Ecuador and Honduras don’t have the depth to compete with either team above, but there is still young talent to take note of from these two countries. Striker Felipe Caicedo of Ecuador was once considered one of the top prospects in all of the world, now at 25 will have to show that he isn’t a bust. Both teams lack back lines that will be able to keep them close late in matches.
Argentina have the fire power of the Death Star on attack coming into Brazil. The 4-3-3 attacking style manager Alejandro Sabella will employ basically tells Lionel Messi, Sergio Aguero and Gonzalo Higuain to score as many goals as you can in 90 minutes. La Albiceleste also have World Class in the midfield with Real Madrid winger Angel de Maria commanding the right flank on counterattacks. Home field advantage will also inspire this team throughout the tournament, as it is surely time that Lionel Messi establishes himself as one of the greatest ever.
If you’re looking for a feel-good, underdog story, look no further than Man City striker Edin Dzeko and his Bosnia & Herzegovina side. Their first World Cup bid, they will try to lift and inspire a country that has been divided for decades and has endured countless years of civil war. A good attacking side to go along with experienced Stoke City keeper Asmir Begovic will have to make up for back line deficiencies.
Another strong African side in Nigeria will hope to wipe away their poorest performances in ’02 and ’10 and show that their talent is the real deal. Chelsea middy John Obi Mikel is the engine of this team and will have to do everything to help the Super Eagles advance.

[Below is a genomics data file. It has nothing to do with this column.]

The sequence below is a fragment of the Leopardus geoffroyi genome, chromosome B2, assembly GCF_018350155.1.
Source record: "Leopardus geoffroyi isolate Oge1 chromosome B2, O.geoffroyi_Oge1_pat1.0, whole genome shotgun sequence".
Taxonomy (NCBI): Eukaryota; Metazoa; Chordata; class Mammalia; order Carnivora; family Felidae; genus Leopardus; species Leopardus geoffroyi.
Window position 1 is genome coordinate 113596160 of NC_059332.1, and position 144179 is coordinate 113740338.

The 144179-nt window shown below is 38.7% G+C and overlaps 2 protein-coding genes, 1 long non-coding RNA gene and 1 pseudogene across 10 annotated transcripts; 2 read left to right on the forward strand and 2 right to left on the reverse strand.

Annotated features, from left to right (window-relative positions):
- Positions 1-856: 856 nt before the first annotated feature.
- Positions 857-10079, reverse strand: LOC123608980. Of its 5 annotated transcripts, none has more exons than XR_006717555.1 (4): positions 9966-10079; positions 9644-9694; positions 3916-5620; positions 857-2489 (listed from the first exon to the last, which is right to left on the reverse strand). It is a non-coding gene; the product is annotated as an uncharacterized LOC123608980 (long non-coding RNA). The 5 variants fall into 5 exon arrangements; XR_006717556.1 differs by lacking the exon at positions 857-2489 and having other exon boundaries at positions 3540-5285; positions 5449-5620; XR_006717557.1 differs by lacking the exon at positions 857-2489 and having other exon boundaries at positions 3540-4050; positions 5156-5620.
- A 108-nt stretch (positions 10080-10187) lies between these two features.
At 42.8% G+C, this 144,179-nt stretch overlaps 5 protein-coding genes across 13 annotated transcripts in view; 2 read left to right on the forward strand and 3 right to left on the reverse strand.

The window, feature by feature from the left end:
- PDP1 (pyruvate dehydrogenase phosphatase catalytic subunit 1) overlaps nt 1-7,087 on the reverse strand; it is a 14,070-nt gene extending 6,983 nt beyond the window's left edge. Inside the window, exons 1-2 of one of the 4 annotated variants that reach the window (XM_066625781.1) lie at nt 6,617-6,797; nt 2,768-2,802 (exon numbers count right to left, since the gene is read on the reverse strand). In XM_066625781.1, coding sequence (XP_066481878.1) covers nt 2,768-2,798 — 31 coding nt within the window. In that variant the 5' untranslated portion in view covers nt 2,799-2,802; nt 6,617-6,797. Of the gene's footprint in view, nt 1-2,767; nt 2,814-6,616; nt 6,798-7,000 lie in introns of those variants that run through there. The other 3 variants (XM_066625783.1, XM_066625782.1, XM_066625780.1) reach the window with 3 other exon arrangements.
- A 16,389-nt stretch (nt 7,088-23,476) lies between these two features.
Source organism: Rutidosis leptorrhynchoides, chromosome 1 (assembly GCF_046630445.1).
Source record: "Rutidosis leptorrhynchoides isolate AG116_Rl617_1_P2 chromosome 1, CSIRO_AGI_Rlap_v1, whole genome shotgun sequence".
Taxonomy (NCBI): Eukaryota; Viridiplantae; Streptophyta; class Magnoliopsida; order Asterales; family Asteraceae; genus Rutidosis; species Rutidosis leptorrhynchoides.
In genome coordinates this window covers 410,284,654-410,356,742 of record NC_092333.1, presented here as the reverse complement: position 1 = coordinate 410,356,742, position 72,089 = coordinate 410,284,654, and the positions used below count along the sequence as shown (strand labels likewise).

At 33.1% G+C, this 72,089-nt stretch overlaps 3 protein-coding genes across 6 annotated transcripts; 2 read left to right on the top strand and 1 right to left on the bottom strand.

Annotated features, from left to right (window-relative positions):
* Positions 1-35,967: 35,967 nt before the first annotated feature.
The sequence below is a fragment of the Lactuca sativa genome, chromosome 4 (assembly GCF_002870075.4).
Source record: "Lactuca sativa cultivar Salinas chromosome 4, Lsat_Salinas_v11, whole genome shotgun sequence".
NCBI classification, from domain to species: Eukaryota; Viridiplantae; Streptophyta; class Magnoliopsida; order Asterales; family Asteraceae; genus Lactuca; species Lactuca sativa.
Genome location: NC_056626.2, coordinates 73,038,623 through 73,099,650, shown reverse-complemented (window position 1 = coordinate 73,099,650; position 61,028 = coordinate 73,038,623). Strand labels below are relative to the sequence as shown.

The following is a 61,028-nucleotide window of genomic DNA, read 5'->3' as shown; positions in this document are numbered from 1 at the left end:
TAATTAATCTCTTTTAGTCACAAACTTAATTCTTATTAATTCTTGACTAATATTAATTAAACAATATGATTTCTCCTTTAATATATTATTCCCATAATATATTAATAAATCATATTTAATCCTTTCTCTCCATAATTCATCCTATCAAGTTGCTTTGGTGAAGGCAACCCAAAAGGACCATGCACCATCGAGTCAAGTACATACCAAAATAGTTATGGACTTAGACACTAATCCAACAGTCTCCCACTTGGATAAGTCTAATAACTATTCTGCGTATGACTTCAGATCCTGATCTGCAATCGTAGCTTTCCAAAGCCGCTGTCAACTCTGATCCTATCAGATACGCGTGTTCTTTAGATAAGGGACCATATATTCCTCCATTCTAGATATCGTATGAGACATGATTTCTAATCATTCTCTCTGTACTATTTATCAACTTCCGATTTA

More is being documented about Iranian football administration forbidding their players from taking part in a post-match tradition when players share their kits with one another because Iran is on a tight budget. I wonder why? Regardless this is Iran’s most talented generation of players and will look to compete with the rest of the group.
Ah, el grupo de la muerte as they would say in Spanish. The group of death is by far the most intriguing group this tournament with all the talent playing in this group. And talent is what Germany has in bunches. Even with the recent drop of Brussia Dortmund CF Marco Reus due to an injured ankle, this German side is thinking Cup or bust heading into Brazil. This Golden Generation features Keeper Maneul Neuer, Toni Kroos, Bastian Schweinsteiger and captain Philip Lahm of Bayren Munich while Arsenal star Mesut Ozil will be the key.
Cristiano Ronaldo and ten other Portugal guys are a bit overrated heading into Brazil only due to the fact that so much is being put